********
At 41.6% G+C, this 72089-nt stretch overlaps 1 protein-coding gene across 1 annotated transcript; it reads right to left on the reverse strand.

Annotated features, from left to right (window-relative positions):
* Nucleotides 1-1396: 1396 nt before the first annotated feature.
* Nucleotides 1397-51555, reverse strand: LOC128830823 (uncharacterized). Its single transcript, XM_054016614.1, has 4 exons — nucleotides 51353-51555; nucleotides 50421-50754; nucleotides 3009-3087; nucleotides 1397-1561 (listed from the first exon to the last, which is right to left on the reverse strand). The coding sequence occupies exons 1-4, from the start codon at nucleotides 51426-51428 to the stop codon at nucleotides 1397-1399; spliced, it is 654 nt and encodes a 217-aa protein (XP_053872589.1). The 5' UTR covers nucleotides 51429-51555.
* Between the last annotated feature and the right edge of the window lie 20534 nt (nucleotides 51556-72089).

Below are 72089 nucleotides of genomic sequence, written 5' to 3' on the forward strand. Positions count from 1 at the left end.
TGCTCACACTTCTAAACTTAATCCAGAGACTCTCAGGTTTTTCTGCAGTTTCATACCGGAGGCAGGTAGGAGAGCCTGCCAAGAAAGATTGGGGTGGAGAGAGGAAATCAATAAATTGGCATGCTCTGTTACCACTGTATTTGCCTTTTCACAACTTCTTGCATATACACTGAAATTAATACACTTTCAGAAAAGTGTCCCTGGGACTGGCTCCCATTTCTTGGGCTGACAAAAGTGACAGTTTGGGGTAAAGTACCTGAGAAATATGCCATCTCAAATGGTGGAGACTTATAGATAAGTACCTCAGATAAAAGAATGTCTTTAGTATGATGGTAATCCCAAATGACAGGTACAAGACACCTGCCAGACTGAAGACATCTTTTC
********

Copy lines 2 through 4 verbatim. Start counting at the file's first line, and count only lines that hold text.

Annotated features, from left to right (window-relative positions):
* Nucleotides 1-1396: 1396 nt before the first annotated feature.
* Nucleotides 1397-51555, reverse strand: LOC128830823 (uncharacterized). Its single transcript, XM_054016614.1, has 4 exons — nucleotides 51353-51555; nucleotides 50421-50754; nucleotides 3009-3087; nucleotides 1397-1561 (listed from the first exon to the last, which is right to left on the reverse strand). The coding sequence occupies exons 1-4, from the start codon at nucleotides 51426-51428 to the stop codon at nucleotides 1397-1399; spliced, it is 654 nt and encodes a 217-aa protein (XP_053872589.1). The 5' UTR covers nucleotides 51429-51555.